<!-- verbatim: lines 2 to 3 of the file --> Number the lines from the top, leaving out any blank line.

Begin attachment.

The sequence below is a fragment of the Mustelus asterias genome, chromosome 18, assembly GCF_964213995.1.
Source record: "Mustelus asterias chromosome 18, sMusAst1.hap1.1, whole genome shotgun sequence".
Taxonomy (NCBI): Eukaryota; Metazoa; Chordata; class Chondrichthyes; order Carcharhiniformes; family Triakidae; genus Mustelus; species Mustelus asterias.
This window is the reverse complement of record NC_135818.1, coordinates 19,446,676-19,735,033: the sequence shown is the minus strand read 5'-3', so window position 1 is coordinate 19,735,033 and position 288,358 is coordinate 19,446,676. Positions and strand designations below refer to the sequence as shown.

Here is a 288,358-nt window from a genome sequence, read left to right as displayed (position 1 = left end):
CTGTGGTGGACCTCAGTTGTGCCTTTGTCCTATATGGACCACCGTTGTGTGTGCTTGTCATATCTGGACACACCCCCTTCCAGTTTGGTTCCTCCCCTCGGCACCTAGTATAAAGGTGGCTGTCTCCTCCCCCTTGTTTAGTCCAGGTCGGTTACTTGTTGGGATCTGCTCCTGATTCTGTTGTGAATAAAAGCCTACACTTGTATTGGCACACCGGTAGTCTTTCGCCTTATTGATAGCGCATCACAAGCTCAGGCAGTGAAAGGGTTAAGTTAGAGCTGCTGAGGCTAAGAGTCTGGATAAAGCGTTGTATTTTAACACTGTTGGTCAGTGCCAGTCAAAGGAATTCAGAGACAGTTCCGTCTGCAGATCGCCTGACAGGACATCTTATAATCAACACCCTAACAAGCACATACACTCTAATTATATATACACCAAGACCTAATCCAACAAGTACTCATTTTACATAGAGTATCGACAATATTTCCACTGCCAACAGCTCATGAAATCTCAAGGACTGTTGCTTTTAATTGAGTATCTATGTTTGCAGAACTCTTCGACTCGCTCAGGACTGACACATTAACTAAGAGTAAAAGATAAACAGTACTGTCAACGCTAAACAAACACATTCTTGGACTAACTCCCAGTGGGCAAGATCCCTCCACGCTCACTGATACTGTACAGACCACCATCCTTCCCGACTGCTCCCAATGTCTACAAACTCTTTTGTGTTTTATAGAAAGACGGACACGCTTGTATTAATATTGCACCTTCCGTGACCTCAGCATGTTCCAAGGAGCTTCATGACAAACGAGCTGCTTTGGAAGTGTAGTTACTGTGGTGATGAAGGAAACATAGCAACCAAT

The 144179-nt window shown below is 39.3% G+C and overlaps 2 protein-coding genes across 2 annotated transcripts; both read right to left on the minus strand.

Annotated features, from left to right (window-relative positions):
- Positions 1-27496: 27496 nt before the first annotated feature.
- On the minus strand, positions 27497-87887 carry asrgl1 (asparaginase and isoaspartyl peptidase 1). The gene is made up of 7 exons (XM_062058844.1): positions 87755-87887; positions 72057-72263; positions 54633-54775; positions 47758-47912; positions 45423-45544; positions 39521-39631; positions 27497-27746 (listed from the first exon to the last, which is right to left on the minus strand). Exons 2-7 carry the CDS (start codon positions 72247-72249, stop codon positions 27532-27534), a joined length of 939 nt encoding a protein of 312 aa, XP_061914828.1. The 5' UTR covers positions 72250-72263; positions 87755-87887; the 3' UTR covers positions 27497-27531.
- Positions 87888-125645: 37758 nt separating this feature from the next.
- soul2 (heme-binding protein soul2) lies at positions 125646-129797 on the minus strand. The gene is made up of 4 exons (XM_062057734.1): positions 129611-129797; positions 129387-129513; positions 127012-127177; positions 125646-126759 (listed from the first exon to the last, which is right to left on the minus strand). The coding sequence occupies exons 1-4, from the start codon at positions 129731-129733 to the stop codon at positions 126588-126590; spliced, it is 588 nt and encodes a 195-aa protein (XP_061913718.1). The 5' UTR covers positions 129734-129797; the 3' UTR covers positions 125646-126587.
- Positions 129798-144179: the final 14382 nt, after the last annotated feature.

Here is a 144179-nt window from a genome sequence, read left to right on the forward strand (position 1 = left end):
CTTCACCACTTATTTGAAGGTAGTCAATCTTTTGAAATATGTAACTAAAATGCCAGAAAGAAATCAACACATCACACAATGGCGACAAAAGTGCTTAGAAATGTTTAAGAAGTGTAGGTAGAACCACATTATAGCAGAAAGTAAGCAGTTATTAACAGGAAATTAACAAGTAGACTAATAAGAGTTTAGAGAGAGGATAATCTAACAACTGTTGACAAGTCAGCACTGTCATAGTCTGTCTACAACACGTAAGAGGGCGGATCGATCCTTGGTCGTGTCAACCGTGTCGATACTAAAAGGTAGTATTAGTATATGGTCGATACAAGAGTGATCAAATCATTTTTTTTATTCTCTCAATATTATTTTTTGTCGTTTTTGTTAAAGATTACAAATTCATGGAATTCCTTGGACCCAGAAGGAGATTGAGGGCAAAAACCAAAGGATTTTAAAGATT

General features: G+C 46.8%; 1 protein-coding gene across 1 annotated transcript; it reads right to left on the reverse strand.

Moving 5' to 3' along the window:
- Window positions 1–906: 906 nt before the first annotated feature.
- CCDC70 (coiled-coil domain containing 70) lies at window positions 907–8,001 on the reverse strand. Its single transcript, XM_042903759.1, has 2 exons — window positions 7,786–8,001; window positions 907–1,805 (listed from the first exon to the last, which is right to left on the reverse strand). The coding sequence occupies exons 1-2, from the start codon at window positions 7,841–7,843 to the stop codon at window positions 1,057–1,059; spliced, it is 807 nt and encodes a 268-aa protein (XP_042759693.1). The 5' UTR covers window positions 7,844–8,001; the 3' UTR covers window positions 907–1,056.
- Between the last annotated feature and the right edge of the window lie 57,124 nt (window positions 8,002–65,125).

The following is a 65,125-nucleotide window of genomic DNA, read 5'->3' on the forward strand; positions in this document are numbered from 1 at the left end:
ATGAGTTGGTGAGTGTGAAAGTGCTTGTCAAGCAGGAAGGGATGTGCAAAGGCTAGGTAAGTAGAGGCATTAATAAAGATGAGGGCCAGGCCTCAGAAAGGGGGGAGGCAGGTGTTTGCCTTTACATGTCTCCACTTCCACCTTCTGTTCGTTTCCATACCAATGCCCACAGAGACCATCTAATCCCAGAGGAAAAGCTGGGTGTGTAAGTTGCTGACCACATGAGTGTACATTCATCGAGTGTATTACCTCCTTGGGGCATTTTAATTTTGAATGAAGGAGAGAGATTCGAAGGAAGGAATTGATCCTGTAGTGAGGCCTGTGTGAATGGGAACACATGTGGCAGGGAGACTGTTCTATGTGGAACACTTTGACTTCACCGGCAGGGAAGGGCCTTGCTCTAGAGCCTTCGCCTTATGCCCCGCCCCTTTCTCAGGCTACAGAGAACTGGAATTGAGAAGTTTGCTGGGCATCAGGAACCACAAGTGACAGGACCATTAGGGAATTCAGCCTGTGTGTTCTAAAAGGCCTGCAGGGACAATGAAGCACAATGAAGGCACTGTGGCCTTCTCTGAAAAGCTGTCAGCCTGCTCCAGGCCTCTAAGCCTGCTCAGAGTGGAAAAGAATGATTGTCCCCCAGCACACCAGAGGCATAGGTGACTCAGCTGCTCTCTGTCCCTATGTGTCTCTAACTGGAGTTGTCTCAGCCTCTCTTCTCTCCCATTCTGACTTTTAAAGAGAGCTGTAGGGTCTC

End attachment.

Source record: "Mustelus asterias chromosome 18, sMusAst1.hap1.1, whole genome shotgun sequence".
Taxonomy (NCBI): Eukaryota; Metazoa; Chordata; class Chondrichthyes; order Carcharhiniformes; family Triakidae; genus Mustelus; species Mustelus asterias.